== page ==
Technology for Teachers

Picture yourself in the following scenario if you will.

You are a teacher in a primary special school for children with Social, Emotional and Behavioural Difficulties (SEBD).  All pupils have a Statement of Special Educational Needs (SEN) and will most likely have been excluded or have been under the threat of exclusion from their mainstream school.  In this school your maximum class size is six pupils and you are assisted by a Teaching Assistant.  Your pupils are from a mixed age range, have mixed academic abilities and tend to be grouped by their requirements and specific needs.

Pupils have an initial assessment upon entry to the school.  This involves judging the child’s capabilities against a wide range of statements (for example “Knows that multiplying by four is the same as doubling and doubling again”).  This information is stored in target monitoring software which then produces a printed list of an individual child’s targets for reading, writing and maths.  There are strict progression targets for teachers to meet with their pupils.

In a nutshell you have six pupils with individual targets, specific needs and, in the majority of cases, very short tempers and classmates who know just the right buttons to press to illicit a response.  There is the continual risk of verbal and physical abuse from pupils ranging from being spat to being kicked or punched.

Now try to imagine what your priorities would be if you were this teacher.

Having spent the best part of 18 months working with teachers in such an environment it became very clear that they were always pushed for time.  Time to plan individually for six pupils whose targets didn’t conform to “the norm” and changed on a frequent basis.  Time in class to cajole often reluctant pupils through the activities they had planned.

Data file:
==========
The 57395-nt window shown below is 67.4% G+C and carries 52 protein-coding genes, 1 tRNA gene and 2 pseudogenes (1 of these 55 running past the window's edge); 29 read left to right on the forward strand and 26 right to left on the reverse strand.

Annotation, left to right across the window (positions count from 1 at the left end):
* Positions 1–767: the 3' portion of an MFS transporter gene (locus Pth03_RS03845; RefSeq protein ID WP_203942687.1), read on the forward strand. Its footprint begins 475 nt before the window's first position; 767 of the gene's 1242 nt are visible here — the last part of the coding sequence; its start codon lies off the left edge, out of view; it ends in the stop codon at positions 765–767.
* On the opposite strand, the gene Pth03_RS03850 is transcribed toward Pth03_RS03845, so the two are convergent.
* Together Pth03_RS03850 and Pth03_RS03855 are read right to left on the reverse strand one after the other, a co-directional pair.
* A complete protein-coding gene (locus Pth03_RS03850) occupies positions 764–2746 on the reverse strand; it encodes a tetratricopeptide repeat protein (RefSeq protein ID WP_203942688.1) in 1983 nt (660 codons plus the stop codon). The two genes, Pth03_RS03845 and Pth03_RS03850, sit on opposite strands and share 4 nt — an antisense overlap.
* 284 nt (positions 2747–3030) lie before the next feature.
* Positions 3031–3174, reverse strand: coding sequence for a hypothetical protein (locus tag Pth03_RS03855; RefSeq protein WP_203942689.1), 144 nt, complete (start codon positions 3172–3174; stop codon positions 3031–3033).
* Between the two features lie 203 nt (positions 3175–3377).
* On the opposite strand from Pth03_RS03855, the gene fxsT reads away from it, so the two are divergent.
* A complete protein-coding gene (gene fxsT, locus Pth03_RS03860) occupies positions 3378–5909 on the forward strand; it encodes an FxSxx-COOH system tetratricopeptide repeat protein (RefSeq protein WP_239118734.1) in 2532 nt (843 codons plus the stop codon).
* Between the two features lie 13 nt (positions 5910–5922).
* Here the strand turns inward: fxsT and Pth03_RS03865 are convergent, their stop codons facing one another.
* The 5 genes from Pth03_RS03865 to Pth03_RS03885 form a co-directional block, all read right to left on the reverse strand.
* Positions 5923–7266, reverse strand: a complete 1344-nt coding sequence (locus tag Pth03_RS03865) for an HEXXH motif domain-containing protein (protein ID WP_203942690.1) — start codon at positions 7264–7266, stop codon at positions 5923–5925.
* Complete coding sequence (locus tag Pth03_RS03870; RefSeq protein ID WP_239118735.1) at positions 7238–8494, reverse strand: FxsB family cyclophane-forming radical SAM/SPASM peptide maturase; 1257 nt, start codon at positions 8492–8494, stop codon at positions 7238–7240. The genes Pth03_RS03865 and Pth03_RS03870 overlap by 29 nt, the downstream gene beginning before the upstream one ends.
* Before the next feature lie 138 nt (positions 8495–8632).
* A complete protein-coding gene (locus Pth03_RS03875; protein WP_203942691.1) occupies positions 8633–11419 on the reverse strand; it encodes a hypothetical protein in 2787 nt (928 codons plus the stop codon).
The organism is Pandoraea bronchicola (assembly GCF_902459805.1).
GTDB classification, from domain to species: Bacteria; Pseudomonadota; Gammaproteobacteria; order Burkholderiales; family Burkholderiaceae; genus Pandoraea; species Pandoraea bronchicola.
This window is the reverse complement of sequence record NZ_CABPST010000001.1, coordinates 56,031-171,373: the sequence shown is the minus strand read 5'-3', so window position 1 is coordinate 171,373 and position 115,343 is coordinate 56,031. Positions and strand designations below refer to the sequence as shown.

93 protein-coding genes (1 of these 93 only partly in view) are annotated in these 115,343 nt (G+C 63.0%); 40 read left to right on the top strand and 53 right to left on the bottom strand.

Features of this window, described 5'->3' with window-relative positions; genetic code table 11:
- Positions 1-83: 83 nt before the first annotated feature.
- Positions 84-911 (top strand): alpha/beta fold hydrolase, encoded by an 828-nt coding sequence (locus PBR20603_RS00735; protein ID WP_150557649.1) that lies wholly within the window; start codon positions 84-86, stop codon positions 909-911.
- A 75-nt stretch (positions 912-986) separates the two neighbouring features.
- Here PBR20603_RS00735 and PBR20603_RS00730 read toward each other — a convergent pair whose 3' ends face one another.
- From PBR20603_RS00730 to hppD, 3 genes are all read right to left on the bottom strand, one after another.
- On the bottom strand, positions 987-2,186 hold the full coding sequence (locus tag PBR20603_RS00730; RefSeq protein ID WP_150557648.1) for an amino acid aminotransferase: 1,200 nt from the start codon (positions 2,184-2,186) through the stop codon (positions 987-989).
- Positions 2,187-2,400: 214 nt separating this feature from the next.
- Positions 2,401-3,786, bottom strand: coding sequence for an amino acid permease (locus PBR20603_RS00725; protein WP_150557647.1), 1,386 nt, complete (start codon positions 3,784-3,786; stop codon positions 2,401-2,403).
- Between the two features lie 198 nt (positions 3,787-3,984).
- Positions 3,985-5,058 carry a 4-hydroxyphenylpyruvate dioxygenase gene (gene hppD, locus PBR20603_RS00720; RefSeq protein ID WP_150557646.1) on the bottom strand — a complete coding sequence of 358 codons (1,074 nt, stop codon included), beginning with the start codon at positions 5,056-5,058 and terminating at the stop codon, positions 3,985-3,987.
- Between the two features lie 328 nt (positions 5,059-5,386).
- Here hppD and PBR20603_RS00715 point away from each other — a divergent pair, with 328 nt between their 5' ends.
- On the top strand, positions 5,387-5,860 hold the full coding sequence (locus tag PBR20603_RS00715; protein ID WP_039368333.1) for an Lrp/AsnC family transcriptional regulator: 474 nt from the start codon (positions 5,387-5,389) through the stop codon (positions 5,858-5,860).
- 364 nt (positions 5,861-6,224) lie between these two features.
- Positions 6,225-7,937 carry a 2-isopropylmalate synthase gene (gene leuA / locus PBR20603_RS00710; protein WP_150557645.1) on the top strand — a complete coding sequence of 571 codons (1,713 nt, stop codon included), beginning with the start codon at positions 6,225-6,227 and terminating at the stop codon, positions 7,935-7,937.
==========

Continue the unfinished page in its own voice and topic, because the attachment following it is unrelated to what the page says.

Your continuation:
One of my roles was to evaluate and purchase curriculum software.  It didn’t surprise me that the most popular teaching resources were those that could be copied on to an activity sheet or dropped into a demonstration on the interactive whiteboard.  Teachers had very little time (and inclination as a result) to learn new technologies, especially if those technologies would be difficult to explain to and therefore frustrating for the pupils.

I couldn’t help but think that this situation is perhaps the polar opposite of the usage scenario envisaged for IMS Learning Design (LD) to produce reusable Units of Learning for online teaching environments.  It also made me think that if you could “sell” the benefits of LD (or any other technology) to teachers in the unforgiving environment described above then you could persuade anyone to use it.

How do you allow teachers to see the benefits of a technology for themselves?  How do you make a technology accessible enough to encourage teachers to firstly explore it (and produce something useful with a minimal investment of time and effort) and then be compelled enough to spend the time improving their knowledge and familiarity with the product in order to make it a part of their planning and teaching?  How do you strike the balance between simplicity (for the quick fix) and feature richness (for more complex scenarios)?  What do teachers want?  How do you find out what teachers want?  Do teachers have time to think about (from a technology point of view) what they might want or do they, through necessity or some other reason, stick to tried and tested technologies and methods?